52<record> (pipeline SHADERS ATTRIBUTES UNIFORMS PROGRAM)</record>
53
54Created with {{define-pipeline}} or {{create-pipeline}}, contains the data needed for a pipeline. {{SHADERS}} is the list of shader records. {{ATTRIBUTES}} and {{UNIFORMS}} are lists of the attributes and uniforms of the shader, specified as {{(name . type)}} pairs before compilation (with {{compile-pipeline}} or {{compile-pipelines}}) and {{(name location type)}} lists after compilation. {{PROGRAM}} is the GL ID of the program (always 0 before compilation).
55
56<macro> (define-pipeline PIPELINE-NAME . SHADERS)</macro>
57
58Defines a new {{pipeline}} named {{NAME}}. The {{SHADERS}} should either be forms conforming to language defined in the section [[#the-glls-shader-language|The glls shader language]], {{shader}}s defined by {{define-shader}}, or a mix of the two. Pipelines must have at least one vertex and one fragment shader to be able to compile. Before pipelines are used, they must be compiled by OpenGL with {{compile-pipeline}} or {{compile-pipelines}}.
59
60{{define-pipeline}} behaves differently when it is being evaluated ''and'' when a given pipeline is being redefined. In this case, the new pipeline inherits the GL program ID of the old one. Additionally, the pipeline is compiled by OpenGL right away (and as a consequence, so are any pipelines that are pending compilation). This is done so that pipelines can be edited and reevaluated in a REPL session and one’s scene will be updated as expected. See the [[https://github.com/AlexCharlton/glls/blob/master/examples/interactive.scm|interactive example]] for an example of how this can be accomplished.
61
62{{define-pipeline}} has additional effects when used with the {{glls-render}} module (see [[#automatic-render-functions|Automatic render functions]]).
63
64<procedure> (create-pipeline . SHADERS)</procedure>
65
66Creates (at run-time) a new {{pipeline}}. The {{SHADERS}} should either be forms conforming to language defined in the section [[#the-glls-shader-language|The glls shader language]], {{shader}}s, or a mix of the two. Pipelines must have at least one vertex and one fragment shader to be able to compile. Before pipelines are used, they must be compiled by OpenGL with {{compile-pipeline}} or {{compile-pipelines}}.
67
68<procedure> (compile-pipeline PIPELINE)</procedure>
69
70Compile (in OpenGL) the {{PIPELINE}} and sets its {{PROGRAM}} slot to the OpenGL program ID. If the pipeline’s {{PROGRAM}} slot is already set to a non-zero value, this ID will be reused for the new program. Compiles all of the pipeline’s shaders with {{compile-shader}}. Must be called while there is an active OpenGL context.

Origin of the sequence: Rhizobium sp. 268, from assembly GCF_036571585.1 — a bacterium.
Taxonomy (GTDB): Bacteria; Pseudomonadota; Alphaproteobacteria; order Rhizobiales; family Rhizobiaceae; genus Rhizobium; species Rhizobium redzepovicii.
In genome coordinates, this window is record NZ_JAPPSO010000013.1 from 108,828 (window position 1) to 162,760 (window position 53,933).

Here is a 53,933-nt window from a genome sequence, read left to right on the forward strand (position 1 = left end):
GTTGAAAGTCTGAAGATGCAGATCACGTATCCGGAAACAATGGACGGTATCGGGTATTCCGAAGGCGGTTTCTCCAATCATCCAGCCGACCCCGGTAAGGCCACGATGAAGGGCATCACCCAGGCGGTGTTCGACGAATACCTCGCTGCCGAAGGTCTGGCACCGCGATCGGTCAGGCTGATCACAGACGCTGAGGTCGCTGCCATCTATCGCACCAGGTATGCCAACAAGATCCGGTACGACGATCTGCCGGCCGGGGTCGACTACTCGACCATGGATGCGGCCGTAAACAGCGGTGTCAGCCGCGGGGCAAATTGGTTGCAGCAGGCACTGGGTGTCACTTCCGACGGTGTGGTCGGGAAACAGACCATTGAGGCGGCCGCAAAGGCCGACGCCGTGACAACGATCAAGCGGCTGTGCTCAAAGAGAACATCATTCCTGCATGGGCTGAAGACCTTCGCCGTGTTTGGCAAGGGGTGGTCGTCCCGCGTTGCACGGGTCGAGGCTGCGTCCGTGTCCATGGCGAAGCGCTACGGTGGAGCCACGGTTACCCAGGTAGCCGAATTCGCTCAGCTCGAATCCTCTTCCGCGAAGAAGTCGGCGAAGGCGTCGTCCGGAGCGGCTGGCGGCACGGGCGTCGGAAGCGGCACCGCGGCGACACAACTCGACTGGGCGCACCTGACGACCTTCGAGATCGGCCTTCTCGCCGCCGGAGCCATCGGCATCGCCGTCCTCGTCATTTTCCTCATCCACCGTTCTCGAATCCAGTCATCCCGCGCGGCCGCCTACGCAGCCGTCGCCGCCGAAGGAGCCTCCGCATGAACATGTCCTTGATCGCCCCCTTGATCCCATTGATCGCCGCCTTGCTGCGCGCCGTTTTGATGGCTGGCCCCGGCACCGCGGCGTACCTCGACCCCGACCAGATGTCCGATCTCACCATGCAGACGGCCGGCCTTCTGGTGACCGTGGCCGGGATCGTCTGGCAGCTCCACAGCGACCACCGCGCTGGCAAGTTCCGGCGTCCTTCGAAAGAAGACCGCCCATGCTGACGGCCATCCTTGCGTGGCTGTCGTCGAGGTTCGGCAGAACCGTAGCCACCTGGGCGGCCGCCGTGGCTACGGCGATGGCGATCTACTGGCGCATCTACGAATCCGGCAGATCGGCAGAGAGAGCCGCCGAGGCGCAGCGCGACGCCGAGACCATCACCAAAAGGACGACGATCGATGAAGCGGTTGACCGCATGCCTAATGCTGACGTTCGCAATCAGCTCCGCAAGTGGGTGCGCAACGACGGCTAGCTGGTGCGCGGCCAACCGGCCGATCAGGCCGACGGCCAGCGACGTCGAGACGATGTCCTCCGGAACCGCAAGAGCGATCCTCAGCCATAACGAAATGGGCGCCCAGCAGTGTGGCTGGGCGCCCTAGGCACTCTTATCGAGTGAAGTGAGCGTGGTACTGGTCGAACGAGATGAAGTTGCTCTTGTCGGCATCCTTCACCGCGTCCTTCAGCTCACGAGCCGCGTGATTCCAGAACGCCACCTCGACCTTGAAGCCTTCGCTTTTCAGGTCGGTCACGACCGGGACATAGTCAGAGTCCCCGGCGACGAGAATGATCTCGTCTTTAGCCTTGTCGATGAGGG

71
72<procedure> (compile-pipelines)</procedure>
73
74Compile (as per {{compile-pipeline}}) all the pipelines defined by {{define-pipeline}} and {{create-pipeline}}. Must be called while there is an active OpenGL context.
75
76<procedure> (pipeline-uniform UNIFORM PIPELINE)</procedure>
77
78Return the location of {{UNIFORM}}. The {{PIPELINE}} must be compiled before this function can be used.
79
80<procedure> (pipeline-attribute ATTRIBUTE PIPELINE)</procedure>
81
82Return the location of {{ATTRIBUTE}}. The {{PIPELINE}} must be compiled before this function can be used.
83
84
85==== The glls shader language
86
87===== Shader syntax
88The shaders of glls – the forms that {{define-shader}}, {{define-pipeline}}, etc. expect – have the following syntax:
89
90    (<type> [version: <version>] [extensions: <extension>] [pragmas: <pragma>])
91      <inputs> <body> -> <outputs>
92
93{{type}} is the keyword type of the shader. It must be one of {{#:vertex}}, {{#:fragment}}, {{#:geometry}}, {{#:tess-control}}, {{#:tess-evaluation}}, or {{#:compute}}.
94
95{{version}} is the integer version number of the shader, i.e. the number you would write at the top of the shader source (e.g. {{#version 410}}). Defaults to the {{glsl-version}} parameter.
96
97{{extensions}} is the list of GLSL extensions desired (in string form). E.g. {{'("GL_EXT_gpu_shader4 : enable")}}. Defaults to {{'()}}
98
99{{pragmas}} is the list of GLSL pragmas desired (in string form). E.g. {{'("optimize(on)")}}. Defaults to {{'()}}